male and female he created them.

28 And God blessed them. And God said to them, “Be fruitful and multiply and fill the earth and subdue it, and have dominion over the fish of the sea and over the birds of the heavens and over every living thing that moves on the earth.” 29 And God said, “Behold, I have given you every plant yielding seed that is on the face of all the earth, and every tree with seed in its fruit. You shall have them for food. 30 And to every beast of the earth and to every bird of the heavens and to everything that creeps on the earth, everything that has the breath of life, I have given every green plant for food.” And it was so. 31 And God saw everything that he had made, and behold, it was very good. And there was evening and there was morning, the sixth day.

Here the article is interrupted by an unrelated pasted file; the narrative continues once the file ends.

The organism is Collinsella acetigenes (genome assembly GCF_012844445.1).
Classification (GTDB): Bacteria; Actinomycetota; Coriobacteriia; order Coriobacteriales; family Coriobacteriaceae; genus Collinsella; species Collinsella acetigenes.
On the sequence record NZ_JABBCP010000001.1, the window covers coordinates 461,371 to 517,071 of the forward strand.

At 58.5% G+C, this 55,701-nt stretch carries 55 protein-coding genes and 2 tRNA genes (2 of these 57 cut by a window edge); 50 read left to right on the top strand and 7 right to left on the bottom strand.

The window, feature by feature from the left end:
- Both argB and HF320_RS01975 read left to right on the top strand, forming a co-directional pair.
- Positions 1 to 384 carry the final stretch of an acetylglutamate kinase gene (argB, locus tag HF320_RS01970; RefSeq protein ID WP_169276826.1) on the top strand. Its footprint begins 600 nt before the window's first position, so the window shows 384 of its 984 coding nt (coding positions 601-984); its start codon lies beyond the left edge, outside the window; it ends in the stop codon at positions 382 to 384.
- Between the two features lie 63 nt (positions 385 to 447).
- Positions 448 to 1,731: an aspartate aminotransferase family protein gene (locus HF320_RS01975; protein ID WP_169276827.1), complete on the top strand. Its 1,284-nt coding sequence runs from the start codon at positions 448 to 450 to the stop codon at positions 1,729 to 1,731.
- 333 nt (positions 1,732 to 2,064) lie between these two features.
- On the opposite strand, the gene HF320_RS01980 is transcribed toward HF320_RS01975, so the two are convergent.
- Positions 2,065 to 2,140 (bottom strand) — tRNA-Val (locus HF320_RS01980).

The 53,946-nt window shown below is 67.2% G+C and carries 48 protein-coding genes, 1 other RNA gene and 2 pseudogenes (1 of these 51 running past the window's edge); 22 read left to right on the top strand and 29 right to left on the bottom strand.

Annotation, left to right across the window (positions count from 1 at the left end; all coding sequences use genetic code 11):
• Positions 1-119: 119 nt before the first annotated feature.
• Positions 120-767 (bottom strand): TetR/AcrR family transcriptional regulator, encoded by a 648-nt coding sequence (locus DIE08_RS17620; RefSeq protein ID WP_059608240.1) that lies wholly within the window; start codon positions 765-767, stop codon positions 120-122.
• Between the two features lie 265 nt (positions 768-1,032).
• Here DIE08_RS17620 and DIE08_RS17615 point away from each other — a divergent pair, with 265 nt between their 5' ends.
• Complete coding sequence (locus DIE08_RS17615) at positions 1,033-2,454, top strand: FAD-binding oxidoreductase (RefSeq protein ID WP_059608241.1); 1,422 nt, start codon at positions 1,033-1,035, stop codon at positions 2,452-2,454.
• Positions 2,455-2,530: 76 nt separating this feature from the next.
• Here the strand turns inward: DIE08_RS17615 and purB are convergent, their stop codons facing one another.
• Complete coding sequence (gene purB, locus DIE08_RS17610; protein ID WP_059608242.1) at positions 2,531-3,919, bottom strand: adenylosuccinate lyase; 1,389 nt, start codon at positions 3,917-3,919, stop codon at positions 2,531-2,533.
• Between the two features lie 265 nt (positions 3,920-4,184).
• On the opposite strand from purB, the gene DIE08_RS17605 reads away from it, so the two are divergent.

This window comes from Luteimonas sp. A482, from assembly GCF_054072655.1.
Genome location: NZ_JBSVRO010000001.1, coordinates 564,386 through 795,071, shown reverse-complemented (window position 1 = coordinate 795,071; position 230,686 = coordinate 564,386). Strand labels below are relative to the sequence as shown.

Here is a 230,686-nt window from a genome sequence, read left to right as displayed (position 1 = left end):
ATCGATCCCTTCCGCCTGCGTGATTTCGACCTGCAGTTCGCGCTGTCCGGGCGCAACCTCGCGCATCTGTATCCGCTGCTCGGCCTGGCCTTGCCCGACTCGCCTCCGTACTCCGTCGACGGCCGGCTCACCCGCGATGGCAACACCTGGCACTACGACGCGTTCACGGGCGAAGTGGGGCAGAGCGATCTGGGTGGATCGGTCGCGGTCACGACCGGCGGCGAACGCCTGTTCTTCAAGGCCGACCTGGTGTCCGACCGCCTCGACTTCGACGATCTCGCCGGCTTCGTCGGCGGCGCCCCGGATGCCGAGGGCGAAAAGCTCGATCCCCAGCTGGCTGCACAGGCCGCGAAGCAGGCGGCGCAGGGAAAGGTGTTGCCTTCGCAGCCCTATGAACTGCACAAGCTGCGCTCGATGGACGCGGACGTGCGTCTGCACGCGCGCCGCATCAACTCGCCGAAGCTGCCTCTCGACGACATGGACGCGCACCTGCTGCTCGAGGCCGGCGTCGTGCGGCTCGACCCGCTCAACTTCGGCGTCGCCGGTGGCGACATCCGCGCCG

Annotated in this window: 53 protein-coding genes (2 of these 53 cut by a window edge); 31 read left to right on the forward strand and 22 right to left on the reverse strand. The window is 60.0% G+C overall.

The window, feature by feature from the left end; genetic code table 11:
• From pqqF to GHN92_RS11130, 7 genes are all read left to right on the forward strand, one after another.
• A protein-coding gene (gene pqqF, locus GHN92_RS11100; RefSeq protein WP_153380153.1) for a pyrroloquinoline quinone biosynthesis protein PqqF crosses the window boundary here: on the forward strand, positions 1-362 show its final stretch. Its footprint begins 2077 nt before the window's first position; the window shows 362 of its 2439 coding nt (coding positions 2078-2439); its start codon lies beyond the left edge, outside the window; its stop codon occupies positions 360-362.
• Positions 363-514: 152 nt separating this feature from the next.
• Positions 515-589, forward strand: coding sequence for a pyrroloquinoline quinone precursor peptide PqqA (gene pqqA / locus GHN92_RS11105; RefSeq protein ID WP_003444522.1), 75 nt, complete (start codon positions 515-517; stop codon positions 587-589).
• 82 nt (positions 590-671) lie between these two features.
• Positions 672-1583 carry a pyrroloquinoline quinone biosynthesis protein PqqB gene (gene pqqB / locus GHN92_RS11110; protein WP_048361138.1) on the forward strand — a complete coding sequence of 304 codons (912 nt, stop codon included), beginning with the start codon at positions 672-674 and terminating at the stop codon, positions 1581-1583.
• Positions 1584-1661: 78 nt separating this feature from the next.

Thus the heavens and the earth were finished, and all the host of them. And on the seventh day God finished his work that he had done, and he rested on the seventh day from all his work that he had done. So God blessed the seventh day and made it holy, because on it God rested from all his work that he had done in creation.

Accompanying Images:

Giving as Trusting God

Sermon Audio: 20min

Leviticus 23:9-14